News in brief: January 2010
Medical graduates are poorly prepared to work in hospitals, research in the Postgraduate Medical Journal has shown (2009;85:582-9, doi:10.1136/pgmj.2008.071639). More than 200 specialist registrars and consultants at two teaching hospitals in the East Midlands were asked to score how well prepared first year junior doctors were for work, six months after graduation.
In eight of the 11 assessment areas, the trainees in the first foundation year “were seen as not prepared for starting work, especially in regard to clinical and practical skills and the more challenging communication skills.” They did best in asking for help and in basic communication skills.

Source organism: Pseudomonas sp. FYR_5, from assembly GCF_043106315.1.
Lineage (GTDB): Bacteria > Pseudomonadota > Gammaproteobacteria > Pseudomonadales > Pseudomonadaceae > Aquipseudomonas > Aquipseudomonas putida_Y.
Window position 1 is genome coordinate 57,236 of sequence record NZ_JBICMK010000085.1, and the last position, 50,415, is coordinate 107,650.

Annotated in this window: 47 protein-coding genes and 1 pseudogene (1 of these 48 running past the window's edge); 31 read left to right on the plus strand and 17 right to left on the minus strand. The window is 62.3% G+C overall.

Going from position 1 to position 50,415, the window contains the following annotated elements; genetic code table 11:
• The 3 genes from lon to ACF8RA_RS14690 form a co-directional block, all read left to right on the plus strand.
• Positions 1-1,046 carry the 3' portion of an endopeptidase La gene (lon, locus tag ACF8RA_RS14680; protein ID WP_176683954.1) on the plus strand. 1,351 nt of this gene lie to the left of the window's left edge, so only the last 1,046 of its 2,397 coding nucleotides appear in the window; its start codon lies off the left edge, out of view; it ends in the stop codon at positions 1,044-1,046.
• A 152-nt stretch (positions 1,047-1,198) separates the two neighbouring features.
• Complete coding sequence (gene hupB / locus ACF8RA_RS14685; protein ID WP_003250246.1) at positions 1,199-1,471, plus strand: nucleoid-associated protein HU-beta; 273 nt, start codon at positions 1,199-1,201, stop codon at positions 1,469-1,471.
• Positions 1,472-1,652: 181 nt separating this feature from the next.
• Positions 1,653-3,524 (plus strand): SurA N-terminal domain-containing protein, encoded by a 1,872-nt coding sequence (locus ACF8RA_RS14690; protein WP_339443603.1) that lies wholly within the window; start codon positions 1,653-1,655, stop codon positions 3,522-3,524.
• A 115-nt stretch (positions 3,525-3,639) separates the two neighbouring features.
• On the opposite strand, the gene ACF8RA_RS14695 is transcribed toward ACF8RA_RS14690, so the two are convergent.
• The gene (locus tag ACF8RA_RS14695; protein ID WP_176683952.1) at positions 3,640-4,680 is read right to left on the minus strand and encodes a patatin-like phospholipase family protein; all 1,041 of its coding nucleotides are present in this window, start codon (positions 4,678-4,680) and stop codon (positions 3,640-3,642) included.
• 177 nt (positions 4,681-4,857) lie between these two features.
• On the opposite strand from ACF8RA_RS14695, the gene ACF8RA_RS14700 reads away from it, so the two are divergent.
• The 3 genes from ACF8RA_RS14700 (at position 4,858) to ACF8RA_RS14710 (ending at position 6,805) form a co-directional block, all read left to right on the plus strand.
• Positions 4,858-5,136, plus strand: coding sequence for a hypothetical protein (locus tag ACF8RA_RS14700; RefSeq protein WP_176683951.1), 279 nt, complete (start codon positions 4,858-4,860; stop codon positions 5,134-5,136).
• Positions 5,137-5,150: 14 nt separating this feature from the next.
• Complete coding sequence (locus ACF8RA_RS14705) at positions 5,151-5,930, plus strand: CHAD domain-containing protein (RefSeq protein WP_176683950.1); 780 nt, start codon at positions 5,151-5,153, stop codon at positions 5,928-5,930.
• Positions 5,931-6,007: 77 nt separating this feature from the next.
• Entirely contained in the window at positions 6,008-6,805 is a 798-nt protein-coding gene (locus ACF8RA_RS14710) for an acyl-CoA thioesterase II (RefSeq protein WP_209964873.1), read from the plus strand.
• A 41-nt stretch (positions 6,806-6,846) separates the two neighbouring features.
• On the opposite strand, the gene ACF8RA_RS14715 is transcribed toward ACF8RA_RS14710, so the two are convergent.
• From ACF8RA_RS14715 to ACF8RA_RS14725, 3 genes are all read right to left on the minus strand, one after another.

The study, which said its findings gave “cause for concern,” was carried out by researchers from the University of Nottingham Queens Medical Centre (www.google.com/hostednews/ukpress/article/ALeqM5hoSU7XfuTNjGNEvAtYLw1BCw-3qQ).
Female doctors working in the UK National Health Service earn more than £15 000 (€16 500; $24 500) less than male doctors, a report from the BMA has found.